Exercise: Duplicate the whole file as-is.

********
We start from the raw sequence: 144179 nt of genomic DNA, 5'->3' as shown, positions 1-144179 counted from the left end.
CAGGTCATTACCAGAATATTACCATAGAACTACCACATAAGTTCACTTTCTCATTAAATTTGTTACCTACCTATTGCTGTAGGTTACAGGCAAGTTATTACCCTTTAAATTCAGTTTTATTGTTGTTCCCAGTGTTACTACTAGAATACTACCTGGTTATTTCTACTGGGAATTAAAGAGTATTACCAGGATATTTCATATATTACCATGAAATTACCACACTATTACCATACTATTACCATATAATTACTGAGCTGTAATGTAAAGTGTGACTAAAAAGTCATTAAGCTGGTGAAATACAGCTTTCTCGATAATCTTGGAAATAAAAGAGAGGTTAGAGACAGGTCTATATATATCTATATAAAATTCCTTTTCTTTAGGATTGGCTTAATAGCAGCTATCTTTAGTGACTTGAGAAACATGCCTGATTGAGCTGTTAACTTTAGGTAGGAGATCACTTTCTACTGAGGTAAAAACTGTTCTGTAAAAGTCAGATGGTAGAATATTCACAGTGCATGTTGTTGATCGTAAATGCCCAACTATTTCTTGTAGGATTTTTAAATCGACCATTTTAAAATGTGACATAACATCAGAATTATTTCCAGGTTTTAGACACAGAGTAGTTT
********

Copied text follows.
We start from the raw sequence: 144179 nt of genomic DNA, 5'->3' as shown, positions 1-144179 counted from the left end.
CAGGTCATTACCAGAATATTACCATAGAACTACCACATAAGTTCACTTTCTCATTAAATTTGTTACCTACCTATTGCTGTAGGTTACAGGCAAGTTATTACCCTTTAAATTCAGTTTTATTGTTGTTCCCAGTGTTACTACTAGAATACTACCTGGTTATTTCTACTGGGAATTAAAGAGTATTACCAGGATATTTCATATATTACCATGAAATTACCACACTATTACCATACTATTACCATATAATTACTGAGCTGTAATGTAAAGTGTGACTAAAAAGTCATTAAGCTGGTGAAATACAGCTTTCTCGATAATCTTGGAAATAAAAGAGAGGTTAGAGACAGGTCTATATATATCTATATAAAATTCCTTTTCTTTAGGATTGGCTTAATAGCAGCTATCTTTAGTGACTTGAGAAACATGCCTGATTGAGCTGTTAACTTTAGGTAGGAGATCACTTTCTACTGAGGTAAAAACTGTTCTGTAAAAGTCAGATGGTAGAATATTCACAGTGCATGTTGTTGATCGTAAATGCCCAACTATTTCTTGTAGGATTTTTAAATCGACCATTTTAAAATGTGACATAACATCAGAATTATTTCCAGGTTTTAGACACAGAGTAGTTT